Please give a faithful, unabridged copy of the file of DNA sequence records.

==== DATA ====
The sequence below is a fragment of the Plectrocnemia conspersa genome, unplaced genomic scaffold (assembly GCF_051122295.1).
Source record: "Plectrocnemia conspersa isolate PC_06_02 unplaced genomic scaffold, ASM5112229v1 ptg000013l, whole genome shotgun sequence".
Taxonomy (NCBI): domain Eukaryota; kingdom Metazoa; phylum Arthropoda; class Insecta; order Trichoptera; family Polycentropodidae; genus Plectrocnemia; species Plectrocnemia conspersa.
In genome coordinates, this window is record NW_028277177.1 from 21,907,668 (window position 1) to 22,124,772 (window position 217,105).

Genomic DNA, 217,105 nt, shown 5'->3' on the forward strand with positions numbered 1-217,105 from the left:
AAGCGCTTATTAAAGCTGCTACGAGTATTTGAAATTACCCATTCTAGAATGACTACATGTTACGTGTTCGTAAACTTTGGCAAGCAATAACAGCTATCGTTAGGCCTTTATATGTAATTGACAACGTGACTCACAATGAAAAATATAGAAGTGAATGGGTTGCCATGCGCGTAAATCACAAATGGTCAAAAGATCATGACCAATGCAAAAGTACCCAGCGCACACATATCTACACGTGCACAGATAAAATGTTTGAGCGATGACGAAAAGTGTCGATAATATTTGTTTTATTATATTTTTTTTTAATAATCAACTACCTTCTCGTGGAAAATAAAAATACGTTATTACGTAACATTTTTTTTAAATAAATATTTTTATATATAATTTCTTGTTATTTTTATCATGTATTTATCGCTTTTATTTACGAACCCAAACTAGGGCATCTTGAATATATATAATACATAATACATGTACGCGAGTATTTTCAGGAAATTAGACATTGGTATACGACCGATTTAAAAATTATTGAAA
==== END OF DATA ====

The sequence below is a fragment of the Plectrocnemia conspersa genome, unplaced genomic scaffold (assembly GCF_051122295.1).
Source record: "Plectrocnemia conspersa isolate PC_06_02 unplaced genomic scaffold, ASM5112229v1 ptg000013l, whole genome shotgun sequence".
Taxonomy (NCBI): domain Eukaryota; kingdom Metazoa; phylum Arthropoda; class Insecta; order Trichoptera; family Polycentropodidae; genus Plectrocnemia; species Plectrocnemia conspersa.
In genome coordinates, this window is record NW_028277177.1 from 21,907,668 (window position 1) to 22,124,772 (window position 217,105).

Genomic DNA, 217,105 nt, shown 5'->3' on the forward strand with positions numbered 1-217,105 from the left:
AAGCGCTTATTAAAGCTGCTACGAGTATTTGAAATTACCCATTCTAGAATGACTACATGTTACGTGTTCGTAAACTTTGGCAAGCAATAACAGCTATCGTTAGGCCTTTATATGTAATTGACAACGTGACTCACAATGAAAAATATAGAAGTGAATGGGTTGCCATGCGCGTAAATCACAAATGGTCAAAAGATCATGACCAATGCAAAAGTACCCAGCGCACACATATCTACACGTGCACAGATAAAATGTTTGAGCGATGACGAAAAGTGTCGATAATATTTGTTTTATTATATTTTTTTTTAATAATCAACTACCTTCTCGTGGAAAATAAAAATACGTTATTACGTAACATTTTTTTTAAATAAATATTTTTATATATAATTTCTTGTTATTTTTATCATGTATTTATCGCTTTTATTTACGAACCCAAACTAGGGCATCTTGAATATATATAATACATAATACATGTACGCGAGTATTTTCAGGAAATTAGACATTGGTATACGACCGATTTAAAAATTATTGAAA